Days before Thinni's appointment, the government had agreed to an interim deal with the federalists in eastern Libya to reopen the country's main oil terminals, which have been blockaded for more than nine months. But Tripoli's deal with the federalists in Barqa will only hold if the government shows commitment and capacity to fulfill its end of the deal. A new prime minister and a new government could betray inconsistency and set back these peace efforts, sending the oil crisis back to square one. Yet again, political bickering in Tripoli has undermined efforts to get the country moving in the right direction.

Libya's partners abroad must start making bold moves, and use whatever advantage they have to push for a political deal among the various competing political factions and their militias. So far, the role of the international community and Libya's friends has been limited to technical advisory and assistance; however, most of Libya's woes require political solutions, not technical ones. Libya is in dire need of a new and comprehensive political deal that would bring all the stakeholders together to agree on a national, publically supported agenda to move the country forward. They must target priority areas for action -- such as security sector reform and economic development -- and provide a set of concrete policy initiatives designed to meet medium and long-term objectives. If the parties fail to strike such a deal, Libya could be stuck at the transitional stage for years as the central government disintegrates, giving rise to extremist and criminal groups that would threaten the peace and stability of the entire region. Libya's friends must engage with all political groups and actors on Libya's political scene today and work with them to ensure such scenarios are avoided.

Mohamed Eljarh is the Libya blogger for Transitions. Read the rest of his blog posts here.

MAHMUD TURKIA/AFP/Getty Images

Democracy Lab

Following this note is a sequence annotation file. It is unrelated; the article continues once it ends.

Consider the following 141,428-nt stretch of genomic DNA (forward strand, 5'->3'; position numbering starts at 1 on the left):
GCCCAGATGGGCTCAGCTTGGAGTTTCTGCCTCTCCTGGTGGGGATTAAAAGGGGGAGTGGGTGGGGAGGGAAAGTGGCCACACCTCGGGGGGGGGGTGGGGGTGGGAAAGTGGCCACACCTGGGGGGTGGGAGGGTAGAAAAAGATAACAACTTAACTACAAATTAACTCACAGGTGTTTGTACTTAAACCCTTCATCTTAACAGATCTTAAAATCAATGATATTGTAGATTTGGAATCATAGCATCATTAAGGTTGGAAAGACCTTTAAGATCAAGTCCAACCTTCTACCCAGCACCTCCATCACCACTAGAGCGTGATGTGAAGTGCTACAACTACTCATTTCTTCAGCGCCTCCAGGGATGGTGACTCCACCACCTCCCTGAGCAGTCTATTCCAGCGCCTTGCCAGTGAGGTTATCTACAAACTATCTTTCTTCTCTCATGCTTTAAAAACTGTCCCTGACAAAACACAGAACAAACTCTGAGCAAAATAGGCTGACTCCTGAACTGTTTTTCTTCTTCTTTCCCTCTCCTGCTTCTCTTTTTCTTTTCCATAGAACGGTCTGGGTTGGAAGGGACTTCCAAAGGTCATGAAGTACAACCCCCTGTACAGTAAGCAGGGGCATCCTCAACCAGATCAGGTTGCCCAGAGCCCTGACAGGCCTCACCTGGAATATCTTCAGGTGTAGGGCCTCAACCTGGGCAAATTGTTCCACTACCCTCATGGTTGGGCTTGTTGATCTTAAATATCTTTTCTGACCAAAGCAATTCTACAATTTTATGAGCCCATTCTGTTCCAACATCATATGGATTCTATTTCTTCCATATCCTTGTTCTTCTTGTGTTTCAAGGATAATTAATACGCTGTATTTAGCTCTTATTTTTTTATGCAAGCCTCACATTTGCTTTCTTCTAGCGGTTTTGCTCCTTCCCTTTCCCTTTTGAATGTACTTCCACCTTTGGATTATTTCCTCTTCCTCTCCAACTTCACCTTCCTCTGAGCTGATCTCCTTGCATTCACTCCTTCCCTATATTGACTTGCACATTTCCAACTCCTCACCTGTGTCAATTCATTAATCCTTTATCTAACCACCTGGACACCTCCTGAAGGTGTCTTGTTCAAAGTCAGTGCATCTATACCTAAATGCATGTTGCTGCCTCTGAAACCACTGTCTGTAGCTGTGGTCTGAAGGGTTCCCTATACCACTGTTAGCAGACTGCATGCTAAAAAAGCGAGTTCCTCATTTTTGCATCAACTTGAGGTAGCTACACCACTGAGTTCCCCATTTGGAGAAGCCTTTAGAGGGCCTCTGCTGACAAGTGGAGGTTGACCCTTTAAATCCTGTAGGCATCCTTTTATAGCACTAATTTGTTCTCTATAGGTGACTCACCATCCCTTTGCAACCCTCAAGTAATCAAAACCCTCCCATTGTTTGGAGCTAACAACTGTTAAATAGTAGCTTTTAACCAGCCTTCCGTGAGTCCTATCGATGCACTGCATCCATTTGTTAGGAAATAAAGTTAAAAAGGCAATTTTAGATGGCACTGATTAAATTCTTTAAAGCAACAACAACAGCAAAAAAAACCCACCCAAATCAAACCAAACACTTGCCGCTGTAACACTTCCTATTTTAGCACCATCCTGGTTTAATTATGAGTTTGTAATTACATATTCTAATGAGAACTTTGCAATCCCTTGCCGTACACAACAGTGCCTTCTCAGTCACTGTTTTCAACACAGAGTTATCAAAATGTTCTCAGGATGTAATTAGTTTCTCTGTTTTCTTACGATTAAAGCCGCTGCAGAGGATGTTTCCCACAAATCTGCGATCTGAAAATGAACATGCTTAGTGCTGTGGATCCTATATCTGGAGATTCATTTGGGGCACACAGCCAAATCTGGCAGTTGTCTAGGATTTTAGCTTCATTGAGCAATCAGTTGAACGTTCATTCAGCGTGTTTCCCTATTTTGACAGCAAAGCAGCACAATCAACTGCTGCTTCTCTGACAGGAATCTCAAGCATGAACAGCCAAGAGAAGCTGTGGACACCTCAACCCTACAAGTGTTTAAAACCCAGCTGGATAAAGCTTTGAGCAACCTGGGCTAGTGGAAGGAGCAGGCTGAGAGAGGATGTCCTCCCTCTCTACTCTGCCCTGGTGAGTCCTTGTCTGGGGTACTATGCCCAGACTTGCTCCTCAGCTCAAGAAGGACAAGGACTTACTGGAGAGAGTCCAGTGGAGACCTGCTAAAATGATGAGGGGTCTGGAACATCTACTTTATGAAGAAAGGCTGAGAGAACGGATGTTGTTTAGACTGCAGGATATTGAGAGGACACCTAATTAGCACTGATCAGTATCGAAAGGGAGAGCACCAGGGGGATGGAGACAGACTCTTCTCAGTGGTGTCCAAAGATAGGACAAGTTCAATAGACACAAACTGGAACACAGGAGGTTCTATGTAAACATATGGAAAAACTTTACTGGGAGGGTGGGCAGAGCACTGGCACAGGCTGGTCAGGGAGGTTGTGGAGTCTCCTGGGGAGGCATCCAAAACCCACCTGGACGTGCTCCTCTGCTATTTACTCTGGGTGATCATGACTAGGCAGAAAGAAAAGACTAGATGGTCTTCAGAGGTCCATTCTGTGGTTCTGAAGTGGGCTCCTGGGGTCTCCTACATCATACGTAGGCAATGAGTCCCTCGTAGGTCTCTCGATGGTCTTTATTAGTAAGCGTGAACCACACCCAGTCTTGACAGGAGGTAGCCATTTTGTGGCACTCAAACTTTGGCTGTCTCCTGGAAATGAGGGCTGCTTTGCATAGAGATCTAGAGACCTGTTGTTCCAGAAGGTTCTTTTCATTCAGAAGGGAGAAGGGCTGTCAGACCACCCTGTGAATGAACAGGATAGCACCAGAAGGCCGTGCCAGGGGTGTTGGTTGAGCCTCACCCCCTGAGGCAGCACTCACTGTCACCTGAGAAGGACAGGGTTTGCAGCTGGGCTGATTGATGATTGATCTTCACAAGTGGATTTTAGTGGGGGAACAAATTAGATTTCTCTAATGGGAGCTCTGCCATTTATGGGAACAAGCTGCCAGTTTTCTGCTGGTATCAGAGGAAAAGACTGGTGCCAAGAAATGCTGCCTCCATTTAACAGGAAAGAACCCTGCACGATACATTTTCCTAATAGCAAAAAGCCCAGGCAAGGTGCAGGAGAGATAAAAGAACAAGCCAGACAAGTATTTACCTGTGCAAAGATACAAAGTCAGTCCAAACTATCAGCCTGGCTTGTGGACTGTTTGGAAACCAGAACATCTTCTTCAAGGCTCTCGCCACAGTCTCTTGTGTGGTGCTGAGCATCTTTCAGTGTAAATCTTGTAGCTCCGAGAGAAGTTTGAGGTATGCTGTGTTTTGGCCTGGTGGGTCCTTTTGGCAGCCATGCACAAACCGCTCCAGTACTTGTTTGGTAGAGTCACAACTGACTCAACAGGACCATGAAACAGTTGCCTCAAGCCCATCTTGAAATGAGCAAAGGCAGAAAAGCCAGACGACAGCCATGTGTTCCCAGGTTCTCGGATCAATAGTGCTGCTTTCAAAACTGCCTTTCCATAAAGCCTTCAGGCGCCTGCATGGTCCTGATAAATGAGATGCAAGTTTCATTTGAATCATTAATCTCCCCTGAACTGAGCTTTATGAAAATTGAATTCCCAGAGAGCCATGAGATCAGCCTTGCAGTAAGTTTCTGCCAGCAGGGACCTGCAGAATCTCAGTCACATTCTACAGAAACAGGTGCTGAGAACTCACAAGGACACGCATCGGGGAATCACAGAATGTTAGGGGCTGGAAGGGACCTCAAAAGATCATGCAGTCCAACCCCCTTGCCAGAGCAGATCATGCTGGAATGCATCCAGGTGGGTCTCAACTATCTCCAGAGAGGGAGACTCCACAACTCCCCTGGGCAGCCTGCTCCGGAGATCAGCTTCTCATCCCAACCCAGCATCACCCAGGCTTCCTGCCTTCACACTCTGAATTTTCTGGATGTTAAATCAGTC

The Self-Defense of Odessa

ODESSA, Ukraine — This is a surpassingly strange moment for the people of Odessa, the largest city on Ukraine's Black Sea coast. Outwardly, life couldn't be more normal. Smiling teenage girls stroll arm in arm, admiring the explosion of spring flowers. The myriad cafes and restaurants don't want for customers. And there is even a smattering of foreign tourists, come to admire the magnificent ensemble of 19th-century buildings.

Yet make no mistake: Odessa has a serious case of the jitters. Turn on the TV and you're likely to see Ukrainian politicians loudly accusing each other of treason, or railing at the government for its failure to respond to the mysterious gunmen who have taken over official buildings in the East. "Let's call things by their names: Ukraine is at war," one deputy declared during a live session from the parliament in Kiev on April 15. In Odessa itself, a pro-Russian demonstration on Sunday night turned violent: Some of the participants attacked the car of a TV crew and turned it over. Each day brings a new rumor about possible Russian intervention. The Ukrainian Interior Ministry is now calling upon Odessans to help dig trenches and install anti-tank barriers along the city's beaches, measures apparently designed to thwart a possible Russian amphibious landing. (The measure also evokes powerful psychological imagery of World War II, when spiky, steel "hedgehogs" were used to block German tanks.)

No one embodies this cognitive dissonance better than Vitaly Svychinsky, a 27-year-old independent businessman who also happens to be a passionate supporter of the Euromaidan movement that overthrew President Viktor Yanukovych two months ago. Svychinsky and I met, at his request, at a McDonalds in the center of the city. No sooner had we taken our seats than his phone began ringing: "Yeah, exactly. 29 flak jackets. That's right. When do they arrive?" I barely had time to ask my first question when the phone rang again. This time, the call involved pistols. (Svychinksy insists that the only arms owned by the members of his organization are legal gas pistols that have been registered with the authorities.)